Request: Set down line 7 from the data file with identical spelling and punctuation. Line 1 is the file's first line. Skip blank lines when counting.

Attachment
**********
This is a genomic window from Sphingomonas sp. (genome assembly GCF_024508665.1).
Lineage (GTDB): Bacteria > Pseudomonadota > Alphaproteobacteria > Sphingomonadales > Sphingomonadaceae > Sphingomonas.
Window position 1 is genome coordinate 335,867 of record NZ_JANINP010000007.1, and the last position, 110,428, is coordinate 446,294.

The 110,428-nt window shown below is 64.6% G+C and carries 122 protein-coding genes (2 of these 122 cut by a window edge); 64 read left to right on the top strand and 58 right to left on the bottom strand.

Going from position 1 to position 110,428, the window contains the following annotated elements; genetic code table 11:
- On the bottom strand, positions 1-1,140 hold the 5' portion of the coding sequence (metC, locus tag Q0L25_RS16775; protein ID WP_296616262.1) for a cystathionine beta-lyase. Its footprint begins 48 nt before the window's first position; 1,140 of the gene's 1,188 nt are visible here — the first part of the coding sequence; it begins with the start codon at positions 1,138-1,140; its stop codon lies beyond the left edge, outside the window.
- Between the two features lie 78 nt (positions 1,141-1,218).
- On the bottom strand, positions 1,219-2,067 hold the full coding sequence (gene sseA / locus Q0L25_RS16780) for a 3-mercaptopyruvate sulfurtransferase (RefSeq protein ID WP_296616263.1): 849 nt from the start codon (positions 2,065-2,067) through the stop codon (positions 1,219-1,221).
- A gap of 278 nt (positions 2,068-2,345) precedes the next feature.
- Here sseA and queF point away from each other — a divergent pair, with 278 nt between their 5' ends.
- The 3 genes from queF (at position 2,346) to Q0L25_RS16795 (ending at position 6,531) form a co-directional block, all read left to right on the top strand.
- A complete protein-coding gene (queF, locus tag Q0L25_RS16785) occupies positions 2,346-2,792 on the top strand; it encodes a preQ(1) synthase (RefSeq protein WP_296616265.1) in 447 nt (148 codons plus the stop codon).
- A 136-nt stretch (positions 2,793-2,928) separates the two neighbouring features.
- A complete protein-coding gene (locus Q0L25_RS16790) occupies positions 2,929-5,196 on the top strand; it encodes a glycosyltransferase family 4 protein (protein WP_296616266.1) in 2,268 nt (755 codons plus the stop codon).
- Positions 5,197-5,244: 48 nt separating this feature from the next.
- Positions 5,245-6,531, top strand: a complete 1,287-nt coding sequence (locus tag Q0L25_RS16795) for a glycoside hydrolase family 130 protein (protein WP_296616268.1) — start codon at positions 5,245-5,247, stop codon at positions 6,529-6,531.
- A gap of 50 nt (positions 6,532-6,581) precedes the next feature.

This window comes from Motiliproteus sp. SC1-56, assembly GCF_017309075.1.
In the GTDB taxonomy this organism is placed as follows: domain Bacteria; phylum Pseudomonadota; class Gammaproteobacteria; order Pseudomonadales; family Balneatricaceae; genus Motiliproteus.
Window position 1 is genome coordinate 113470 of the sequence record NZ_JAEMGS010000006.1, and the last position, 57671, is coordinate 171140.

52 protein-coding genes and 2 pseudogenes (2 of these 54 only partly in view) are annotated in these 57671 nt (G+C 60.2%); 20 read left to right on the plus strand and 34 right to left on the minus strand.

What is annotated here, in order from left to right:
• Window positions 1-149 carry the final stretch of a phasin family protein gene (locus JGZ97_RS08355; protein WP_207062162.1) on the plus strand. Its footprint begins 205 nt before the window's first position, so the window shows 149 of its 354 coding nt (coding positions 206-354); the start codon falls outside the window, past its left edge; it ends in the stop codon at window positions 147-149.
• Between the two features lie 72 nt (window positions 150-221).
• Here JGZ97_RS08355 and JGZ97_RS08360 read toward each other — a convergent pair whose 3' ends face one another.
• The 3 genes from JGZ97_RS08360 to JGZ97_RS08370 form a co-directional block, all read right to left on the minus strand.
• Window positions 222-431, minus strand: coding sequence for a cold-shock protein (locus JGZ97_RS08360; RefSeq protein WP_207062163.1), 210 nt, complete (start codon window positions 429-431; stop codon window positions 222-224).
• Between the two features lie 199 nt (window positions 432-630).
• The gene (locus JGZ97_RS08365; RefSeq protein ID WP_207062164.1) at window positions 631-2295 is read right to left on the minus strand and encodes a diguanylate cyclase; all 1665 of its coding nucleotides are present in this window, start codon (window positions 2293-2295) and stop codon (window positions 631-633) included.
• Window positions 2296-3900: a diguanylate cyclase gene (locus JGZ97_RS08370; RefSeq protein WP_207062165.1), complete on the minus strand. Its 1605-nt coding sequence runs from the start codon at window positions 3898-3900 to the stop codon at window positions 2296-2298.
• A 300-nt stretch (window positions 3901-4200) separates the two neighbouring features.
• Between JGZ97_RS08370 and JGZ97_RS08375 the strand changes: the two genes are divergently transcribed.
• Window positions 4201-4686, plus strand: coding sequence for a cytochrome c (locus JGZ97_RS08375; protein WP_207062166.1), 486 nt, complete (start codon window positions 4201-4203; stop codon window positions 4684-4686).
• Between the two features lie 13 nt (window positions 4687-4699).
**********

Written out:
- Between the two features lie 78 nt (positions 1,141-1,218).